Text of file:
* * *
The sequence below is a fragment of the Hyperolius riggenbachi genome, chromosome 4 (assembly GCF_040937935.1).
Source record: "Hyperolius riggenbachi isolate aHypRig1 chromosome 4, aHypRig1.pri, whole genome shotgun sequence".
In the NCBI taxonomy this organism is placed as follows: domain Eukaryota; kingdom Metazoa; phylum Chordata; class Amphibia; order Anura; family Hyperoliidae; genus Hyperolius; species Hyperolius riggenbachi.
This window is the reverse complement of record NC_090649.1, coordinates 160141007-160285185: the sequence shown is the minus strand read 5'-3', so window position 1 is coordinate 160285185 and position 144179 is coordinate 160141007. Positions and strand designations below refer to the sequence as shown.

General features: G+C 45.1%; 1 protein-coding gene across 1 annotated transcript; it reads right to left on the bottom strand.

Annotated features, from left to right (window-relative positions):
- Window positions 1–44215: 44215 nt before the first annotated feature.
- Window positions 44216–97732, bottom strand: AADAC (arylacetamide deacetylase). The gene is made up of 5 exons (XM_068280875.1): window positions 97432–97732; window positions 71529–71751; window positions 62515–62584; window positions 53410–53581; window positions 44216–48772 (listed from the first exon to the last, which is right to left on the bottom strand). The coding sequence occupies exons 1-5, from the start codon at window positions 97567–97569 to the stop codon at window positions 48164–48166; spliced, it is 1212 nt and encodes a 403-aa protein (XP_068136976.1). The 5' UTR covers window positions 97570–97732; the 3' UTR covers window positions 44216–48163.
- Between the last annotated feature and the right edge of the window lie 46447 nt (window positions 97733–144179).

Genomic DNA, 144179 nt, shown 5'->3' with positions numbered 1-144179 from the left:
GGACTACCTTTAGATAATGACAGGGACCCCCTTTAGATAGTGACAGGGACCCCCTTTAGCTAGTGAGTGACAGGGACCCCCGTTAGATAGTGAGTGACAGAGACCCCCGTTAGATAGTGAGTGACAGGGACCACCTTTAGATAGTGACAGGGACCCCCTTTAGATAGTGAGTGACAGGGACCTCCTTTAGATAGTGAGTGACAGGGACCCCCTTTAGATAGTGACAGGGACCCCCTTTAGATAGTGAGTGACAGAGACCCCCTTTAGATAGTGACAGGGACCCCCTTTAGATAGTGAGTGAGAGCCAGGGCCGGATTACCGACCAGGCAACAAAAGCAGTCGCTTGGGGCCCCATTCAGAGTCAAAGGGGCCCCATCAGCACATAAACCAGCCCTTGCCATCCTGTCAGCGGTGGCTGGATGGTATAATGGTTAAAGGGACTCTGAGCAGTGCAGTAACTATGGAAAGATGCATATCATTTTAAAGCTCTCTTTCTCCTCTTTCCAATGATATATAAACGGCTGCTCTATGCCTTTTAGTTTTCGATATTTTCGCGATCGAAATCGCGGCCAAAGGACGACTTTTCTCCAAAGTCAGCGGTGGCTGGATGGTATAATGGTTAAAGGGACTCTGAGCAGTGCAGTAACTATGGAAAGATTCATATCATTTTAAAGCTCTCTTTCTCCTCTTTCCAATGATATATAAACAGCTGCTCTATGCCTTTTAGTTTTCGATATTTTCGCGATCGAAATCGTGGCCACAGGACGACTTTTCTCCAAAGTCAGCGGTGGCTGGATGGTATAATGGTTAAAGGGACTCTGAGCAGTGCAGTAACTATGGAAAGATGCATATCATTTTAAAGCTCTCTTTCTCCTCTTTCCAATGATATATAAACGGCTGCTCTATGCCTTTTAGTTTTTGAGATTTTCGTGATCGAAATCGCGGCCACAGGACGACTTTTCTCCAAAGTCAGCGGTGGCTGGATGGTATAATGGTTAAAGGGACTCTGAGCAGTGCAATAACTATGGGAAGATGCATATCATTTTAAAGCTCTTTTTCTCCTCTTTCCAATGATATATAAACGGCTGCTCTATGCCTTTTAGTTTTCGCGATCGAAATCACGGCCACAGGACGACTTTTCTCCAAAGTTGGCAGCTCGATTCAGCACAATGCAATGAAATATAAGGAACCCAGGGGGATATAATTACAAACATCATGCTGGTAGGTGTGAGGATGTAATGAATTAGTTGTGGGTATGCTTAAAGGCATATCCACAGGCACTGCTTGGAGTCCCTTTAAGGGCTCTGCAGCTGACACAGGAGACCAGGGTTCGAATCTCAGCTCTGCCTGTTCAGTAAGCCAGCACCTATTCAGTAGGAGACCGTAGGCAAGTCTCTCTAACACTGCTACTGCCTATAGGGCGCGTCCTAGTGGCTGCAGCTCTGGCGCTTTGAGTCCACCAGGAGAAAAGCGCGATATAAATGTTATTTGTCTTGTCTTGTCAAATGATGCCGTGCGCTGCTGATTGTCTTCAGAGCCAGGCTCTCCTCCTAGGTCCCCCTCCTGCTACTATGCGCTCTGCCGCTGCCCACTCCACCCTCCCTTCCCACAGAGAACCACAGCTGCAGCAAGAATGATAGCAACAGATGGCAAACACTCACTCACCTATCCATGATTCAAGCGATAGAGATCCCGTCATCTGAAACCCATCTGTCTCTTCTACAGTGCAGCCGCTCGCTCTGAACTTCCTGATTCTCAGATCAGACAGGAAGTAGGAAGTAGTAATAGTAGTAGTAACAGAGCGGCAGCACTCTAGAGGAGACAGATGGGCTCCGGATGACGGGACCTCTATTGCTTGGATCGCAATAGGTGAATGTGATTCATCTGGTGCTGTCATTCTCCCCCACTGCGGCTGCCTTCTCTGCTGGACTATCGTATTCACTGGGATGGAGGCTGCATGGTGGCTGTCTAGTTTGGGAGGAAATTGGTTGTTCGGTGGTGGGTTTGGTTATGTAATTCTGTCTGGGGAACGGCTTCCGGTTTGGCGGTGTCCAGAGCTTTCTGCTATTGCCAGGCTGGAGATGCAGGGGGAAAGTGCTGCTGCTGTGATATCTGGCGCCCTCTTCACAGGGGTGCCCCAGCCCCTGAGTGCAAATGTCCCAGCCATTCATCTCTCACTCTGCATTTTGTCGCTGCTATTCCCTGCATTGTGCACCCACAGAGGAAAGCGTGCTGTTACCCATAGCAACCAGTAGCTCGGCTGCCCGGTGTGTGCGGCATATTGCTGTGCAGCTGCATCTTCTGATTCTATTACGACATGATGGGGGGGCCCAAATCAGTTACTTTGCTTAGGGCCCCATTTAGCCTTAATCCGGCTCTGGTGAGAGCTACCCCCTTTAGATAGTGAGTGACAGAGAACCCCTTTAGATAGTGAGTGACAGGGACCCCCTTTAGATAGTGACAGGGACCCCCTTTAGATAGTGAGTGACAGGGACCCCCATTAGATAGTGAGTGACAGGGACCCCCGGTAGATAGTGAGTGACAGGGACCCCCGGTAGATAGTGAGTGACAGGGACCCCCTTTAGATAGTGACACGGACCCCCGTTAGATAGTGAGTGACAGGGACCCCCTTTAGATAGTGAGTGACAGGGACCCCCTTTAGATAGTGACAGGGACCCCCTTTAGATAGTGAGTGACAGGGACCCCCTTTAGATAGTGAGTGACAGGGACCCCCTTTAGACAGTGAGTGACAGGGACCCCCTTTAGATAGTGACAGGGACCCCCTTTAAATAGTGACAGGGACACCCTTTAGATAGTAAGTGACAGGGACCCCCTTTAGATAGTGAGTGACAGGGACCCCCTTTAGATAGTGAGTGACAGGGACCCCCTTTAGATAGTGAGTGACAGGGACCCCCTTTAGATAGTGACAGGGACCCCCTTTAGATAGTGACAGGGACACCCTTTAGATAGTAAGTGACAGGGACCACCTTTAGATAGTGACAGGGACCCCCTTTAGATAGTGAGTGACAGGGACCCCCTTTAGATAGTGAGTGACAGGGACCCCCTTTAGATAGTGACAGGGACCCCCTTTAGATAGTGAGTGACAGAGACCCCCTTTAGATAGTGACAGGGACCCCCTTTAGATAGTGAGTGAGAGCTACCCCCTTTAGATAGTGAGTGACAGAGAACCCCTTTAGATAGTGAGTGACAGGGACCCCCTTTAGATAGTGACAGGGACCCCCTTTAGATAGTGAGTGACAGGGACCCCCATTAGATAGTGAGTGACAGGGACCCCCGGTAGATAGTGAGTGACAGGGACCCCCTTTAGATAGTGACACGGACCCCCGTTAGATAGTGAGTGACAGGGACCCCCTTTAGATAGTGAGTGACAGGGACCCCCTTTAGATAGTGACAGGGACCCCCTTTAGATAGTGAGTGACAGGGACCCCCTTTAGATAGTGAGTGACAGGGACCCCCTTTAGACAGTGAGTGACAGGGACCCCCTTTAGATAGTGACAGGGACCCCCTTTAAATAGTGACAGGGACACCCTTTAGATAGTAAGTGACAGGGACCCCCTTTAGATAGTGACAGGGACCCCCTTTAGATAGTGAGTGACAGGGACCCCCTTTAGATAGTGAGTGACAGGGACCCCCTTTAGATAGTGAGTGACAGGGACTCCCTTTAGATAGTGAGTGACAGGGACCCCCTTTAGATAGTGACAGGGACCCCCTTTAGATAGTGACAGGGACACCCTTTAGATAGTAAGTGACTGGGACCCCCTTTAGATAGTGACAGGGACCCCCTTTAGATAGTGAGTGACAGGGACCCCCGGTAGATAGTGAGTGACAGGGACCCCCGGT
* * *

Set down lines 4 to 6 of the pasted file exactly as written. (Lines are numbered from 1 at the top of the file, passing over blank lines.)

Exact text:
This window is the reverse complement of record NC_090649.1, coordinates 160141007-160285185: the sequence shown is the minus strand read 5'-3', so window position 1 is coordinate 160285185 and position 144179 is coordinate 160141007. Positions and strand designations below refer to the sequence as shown.

General features: G+C 45.1%; 1 protein-coding gene across 1 annotated transcript; it reads right to left on the bottom strand.

Annotated features, from left to right (window-relative positions):